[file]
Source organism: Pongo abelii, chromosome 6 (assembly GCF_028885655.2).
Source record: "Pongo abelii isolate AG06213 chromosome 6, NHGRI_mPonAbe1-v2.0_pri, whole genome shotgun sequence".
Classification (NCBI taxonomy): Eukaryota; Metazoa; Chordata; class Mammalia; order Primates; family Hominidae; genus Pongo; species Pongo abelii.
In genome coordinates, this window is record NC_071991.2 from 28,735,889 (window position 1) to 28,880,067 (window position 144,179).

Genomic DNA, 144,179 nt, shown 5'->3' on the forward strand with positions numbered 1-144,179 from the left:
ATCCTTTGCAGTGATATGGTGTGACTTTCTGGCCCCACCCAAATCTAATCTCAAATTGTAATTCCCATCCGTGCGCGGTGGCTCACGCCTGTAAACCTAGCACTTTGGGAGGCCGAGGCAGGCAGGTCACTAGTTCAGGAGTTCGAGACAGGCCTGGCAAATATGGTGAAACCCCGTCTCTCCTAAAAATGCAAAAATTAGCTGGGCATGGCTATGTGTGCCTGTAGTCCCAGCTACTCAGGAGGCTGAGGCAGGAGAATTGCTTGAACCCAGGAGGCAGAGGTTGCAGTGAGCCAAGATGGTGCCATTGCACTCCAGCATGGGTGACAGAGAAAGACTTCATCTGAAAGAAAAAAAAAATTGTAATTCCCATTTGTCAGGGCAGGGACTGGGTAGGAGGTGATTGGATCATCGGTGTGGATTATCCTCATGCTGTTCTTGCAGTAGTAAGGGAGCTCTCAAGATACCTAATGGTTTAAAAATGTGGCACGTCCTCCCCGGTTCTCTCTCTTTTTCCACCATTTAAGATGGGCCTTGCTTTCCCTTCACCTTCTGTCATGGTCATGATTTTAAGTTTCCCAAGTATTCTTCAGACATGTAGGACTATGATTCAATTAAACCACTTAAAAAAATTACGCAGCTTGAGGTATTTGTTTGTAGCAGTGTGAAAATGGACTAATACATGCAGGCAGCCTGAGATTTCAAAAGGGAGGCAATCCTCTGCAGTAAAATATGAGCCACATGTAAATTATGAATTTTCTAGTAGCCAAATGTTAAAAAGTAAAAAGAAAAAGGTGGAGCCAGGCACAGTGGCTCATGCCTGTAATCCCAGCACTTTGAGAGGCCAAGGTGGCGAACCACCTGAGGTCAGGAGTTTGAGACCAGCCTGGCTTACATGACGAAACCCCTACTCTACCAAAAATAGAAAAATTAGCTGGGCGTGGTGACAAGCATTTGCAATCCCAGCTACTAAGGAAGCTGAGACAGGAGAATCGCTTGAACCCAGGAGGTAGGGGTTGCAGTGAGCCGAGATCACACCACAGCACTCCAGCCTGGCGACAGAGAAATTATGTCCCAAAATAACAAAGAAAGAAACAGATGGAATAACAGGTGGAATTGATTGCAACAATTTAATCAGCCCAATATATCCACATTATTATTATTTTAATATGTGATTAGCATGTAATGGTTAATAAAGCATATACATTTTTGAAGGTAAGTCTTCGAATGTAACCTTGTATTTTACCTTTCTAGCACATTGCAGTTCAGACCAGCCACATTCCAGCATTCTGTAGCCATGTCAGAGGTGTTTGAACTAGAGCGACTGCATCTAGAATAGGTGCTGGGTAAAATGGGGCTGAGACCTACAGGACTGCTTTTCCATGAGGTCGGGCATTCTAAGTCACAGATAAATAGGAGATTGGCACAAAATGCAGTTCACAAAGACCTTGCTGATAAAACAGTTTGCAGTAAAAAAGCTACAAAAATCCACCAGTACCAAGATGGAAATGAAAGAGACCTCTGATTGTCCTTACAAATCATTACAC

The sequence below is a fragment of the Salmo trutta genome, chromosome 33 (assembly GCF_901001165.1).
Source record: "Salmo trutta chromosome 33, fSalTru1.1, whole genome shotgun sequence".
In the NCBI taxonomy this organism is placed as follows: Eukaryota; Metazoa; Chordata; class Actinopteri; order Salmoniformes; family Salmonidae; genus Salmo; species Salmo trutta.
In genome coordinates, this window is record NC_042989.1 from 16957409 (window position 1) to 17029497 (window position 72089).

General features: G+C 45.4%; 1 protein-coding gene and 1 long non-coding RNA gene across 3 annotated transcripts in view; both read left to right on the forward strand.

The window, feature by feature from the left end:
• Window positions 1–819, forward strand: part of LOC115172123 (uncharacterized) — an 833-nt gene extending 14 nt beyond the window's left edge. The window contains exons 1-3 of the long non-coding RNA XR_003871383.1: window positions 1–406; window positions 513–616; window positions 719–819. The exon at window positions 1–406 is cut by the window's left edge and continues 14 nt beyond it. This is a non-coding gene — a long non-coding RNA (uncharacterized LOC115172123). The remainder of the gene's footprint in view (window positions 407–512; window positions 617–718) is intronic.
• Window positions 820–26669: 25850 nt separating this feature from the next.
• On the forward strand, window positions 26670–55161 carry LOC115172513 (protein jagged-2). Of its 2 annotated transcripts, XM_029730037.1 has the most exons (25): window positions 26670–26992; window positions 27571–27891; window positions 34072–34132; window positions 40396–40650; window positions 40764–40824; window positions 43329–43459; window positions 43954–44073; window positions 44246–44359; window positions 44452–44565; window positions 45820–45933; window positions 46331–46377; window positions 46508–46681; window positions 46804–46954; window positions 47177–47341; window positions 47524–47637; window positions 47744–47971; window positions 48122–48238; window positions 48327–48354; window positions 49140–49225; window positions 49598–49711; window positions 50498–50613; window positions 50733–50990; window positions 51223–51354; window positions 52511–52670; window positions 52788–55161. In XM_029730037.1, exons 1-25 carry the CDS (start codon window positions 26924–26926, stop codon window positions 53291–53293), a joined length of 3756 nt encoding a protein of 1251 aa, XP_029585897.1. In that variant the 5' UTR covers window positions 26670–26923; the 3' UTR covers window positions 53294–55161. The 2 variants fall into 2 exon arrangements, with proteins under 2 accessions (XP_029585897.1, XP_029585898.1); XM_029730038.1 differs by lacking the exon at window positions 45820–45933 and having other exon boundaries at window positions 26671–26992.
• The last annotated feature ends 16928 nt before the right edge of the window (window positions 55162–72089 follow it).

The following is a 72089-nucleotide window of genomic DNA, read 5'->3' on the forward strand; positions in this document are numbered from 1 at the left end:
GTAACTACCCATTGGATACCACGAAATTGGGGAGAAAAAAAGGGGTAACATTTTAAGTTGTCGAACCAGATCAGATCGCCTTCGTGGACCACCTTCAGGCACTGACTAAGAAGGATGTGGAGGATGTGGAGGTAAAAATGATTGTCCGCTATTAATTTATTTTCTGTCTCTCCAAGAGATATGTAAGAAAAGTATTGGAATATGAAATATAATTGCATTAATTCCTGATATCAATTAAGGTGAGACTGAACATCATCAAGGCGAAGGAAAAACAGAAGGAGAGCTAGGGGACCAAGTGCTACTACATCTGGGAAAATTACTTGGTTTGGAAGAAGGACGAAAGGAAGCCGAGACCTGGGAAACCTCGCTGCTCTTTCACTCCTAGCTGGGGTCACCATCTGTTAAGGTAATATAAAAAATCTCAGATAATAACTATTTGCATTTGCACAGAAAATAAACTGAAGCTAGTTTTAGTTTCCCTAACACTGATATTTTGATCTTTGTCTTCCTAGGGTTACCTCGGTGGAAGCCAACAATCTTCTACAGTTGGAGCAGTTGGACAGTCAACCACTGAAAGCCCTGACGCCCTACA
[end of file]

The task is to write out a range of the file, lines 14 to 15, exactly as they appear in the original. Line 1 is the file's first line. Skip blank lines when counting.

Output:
• Window positions 820–26669: 25850 nt separating this feature from the next.
• On the forward strand, window positions 26670–55161 carry LOC115172513 (protein jagged-2). Of its 2 annotated transcripts, XM_029730037.1 has the most exons (25): window positions 26670–26992; window positions 27571–27891; window positions 34072–34132; window positions 40396–40650; window positions 40764–40824; window positions 43329–43459; window positions 43954–44073; window positions 44246–44359; window positions 44452–44565; window positions 45820–45933; window positions 46331–46377; window positions 46508–46681; window positions 46804–46954; window positions 47177–47341; window positions 47524–47637; window positions 47744–47971; window positions 48122–48238; window positions 48327–48354; window positions 49140–49225; window positions 49598–49711; window positions 50498–50613; window positions 50733–50990; window positions 51223–51354; window positions 52511–52670; window positions 52788–55161. In XM_029730037.1, exons 1-25 carry the CDS (start codon window positions 26924–26926, stop codon window positions 53291–53293), a joined length of 3756 nt encoding a protein of 1251 aa, XP_029585897.1. In that variant the 5' UTR covers window positions 26670–26923; the 3' UTR covers window positions 53294–55161. The 2 variants fall into 2 exon arrangements, with proteins under 2 accessions (XP_029585897.1, XP_029585898.1); XM_029730038.1 differs by lacking the exon at window positions 45820–45933 and having other exon boundaries at window positions 26671–26992.